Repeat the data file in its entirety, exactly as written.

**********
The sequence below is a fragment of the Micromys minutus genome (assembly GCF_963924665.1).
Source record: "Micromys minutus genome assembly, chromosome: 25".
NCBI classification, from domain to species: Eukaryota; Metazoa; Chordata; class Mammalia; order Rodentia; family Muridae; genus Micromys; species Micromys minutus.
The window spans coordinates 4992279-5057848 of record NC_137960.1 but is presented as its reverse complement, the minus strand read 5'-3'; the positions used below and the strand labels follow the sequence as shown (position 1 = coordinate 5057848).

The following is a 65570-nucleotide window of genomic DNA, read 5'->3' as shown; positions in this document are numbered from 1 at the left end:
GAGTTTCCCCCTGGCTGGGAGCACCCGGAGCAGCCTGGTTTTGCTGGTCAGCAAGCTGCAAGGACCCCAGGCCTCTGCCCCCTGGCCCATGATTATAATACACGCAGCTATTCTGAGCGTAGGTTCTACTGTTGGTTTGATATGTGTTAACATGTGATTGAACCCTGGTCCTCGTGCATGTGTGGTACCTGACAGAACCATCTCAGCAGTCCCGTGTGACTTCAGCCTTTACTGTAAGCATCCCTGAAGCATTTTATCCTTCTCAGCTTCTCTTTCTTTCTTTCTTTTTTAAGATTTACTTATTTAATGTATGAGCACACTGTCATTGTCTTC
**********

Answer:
The sequence below is a fragment of the Micromys minutus genome (assembly GCF_963924665.1).
Source record: "Micromys minutus genome assembly, chromosome: 25".
NCBI classification, from domain to species: Eukaryota; Metazoa; Chordata; class Mammalia; order Rodentia; family Muridae; genus Micromys; species Micromys minutus.
The window spans coordinates 4992279-5057848 of record NC_137960.1 but is presented as its reverse complement, the minus strand read 5'-3'; the positions used below and the strand labels follow the sequence as shown (position 1 = coordinate 5057848).

The following is a 65570-nucleotide window of genomic DNA, read 5'->3' as shown; positions in this document are numbered from 1 at the left end:
GAGTTTCCCCCTGGCTGGGAGCACCCGGAGCAGCCTGGTTTTGCTGGTCAGCAAGCTGCAAGGACCCCAGGCCTCTGCCCCCTGGCCCATGATTATAATACACGCAGCTATTCTGAGCGTAGGTTCTACTGTTGGTTTGATATGTGTTAACATGTGATTGAACCCTGGTCCTCGTGCATGTGTGGTACCTGACAGAACCATCTCAGCAGTCCCGTGTGACTTCAGCCTTTACTGTAAGCATCCCTGAAGCATTTTATCCTTCTCAGCTTCTCTTTCTTTCTTTCTTTTTTAAGATTTACTTATTTAATGTATGAGCACACTGTCATTGTCTTC